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Processing product shots requires a slightly different set of skills than retouching portraits. But with Photoshop and the techniques shown in this course, you can take raw photos of any product—jewelry or electronics—and turn them into ad-ready images. Follow along with Kevin Stohlmeyer, as he color corrects and retouches photos and then makes them pop off the screen with silhouettes, realistic highlights and shadows, and vibrant color. He also shares a series of Photoshop actions and other automation techniques he uses to speed up his workflow.
Next, we will discuss whether to use a clipping path or layer mask, when creating a silhouette. We'll show you how to utilize the pen tool to create an accurate path, for clipping and also how to use masking techniques, using layer mask and quick mask. So when do you use a mask or a path? Understanding this really depends on understanding your products final use. In this case, I have a shot of a mobile device, that I know is going into a document in InDesign. And it's got some pretty clean edges, and not a lot of transitional fades. So in this case.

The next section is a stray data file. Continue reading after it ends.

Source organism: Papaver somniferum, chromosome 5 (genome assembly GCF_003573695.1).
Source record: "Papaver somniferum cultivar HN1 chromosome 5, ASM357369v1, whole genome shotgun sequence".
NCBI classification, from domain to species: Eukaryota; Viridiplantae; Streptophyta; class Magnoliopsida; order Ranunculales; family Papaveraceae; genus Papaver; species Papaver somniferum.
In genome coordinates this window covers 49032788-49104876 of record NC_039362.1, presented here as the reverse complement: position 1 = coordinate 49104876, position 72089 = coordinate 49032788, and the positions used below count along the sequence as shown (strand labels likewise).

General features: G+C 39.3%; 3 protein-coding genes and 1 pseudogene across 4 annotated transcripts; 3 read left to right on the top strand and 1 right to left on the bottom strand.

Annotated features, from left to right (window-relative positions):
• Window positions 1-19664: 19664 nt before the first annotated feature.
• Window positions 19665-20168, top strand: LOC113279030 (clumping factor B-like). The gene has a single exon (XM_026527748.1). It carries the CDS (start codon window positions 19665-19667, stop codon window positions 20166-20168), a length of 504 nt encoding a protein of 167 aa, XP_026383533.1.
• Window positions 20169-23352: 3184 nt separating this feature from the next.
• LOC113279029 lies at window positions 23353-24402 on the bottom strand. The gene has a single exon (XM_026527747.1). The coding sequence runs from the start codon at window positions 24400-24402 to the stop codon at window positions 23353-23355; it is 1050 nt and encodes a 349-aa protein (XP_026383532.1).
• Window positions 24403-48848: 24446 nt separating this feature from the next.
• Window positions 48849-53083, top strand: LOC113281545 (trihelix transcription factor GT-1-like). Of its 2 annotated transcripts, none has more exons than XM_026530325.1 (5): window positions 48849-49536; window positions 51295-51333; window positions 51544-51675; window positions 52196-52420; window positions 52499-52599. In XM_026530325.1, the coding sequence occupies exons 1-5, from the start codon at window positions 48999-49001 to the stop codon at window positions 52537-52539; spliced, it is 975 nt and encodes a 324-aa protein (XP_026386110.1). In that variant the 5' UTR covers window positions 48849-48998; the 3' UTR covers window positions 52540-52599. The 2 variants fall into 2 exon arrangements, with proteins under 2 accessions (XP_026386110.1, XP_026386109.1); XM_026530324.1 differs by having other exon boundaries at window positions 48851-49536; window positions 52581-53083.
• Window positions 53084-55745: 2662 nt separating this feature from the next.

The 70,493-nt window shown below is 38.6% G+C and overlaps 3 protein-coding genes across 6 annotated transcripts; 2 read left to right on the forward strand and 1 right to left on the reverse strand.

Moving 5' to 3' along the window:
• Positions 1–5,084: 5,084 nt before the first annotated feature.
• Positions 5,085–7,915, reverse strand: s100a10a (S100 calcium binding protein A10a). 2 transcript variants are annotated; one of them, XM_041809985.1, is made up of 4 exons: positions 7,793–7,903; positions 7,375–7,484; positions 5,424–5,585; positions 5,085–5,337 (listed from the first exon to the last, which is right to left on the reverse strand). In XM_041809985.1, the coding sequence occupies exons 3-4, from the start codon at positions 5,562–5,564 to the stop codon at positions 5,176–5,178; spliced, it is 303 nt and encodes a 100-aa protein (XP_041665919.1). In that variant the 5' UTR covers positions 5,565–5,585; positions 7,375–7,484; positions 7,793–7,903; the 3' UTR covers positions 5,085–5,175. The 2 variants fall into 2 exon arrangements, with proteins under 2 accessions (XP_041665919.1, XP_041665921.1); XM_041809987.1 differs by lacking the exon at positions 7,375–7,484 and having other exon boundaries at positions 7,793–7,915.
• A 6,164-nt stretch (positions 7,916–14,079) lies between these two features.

I very easily could go around with the pen tool and create a very accurate clipping path to utilize inside of InDesign. With this image, I have a lot of transitional areas, a lot of fringe, a lot of frayed edges and this would be very difficult to go around and isolate this using the pen tool. So instead, I'll use my selection tools and a mask to go through and mask this out. Masks are also important when I'm doing adjustment layers. A mask is built in automatically, and any mask that I create on another layer can be duplicated into that clipping mask.
This allows me to go through and have this adjustment run on part of my image instead of the entire image.
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